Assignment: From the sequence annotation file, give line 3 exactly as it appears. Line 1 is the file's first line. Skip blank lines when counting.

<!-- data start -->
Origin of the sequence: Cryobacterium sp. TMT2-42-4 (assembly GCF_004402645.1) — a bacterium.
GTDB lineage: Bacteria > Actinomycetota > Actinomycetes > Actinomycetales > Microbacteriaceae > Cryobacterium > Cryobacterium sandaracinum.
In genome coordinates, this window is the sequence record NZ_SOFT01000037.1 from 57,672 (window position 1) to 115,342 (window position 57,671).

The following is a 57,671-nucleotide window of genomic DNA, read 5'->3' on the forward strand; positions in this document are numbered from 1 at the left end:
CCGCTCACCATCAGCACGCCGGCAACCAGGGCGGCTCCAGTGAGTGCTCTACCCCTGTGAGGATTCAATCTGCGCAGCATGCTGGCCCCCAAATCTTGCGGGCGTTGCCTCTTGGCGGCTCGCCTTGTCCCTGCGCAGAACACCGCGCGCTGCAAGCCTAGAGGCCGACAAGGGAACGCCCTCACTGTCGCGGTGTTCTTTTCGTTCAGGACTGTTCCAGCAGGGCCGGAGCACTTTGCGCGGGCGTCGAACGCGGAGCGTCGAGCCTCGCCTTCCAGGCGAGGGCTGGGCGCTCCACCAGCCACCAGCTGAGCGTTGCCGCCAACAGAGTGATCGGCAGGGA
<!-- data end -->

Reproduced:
In genome coordinates, this window is the sequence record NZ_SOFT01000037.1 from 57,672 (window position 1) to 115,342 (window position 57,671).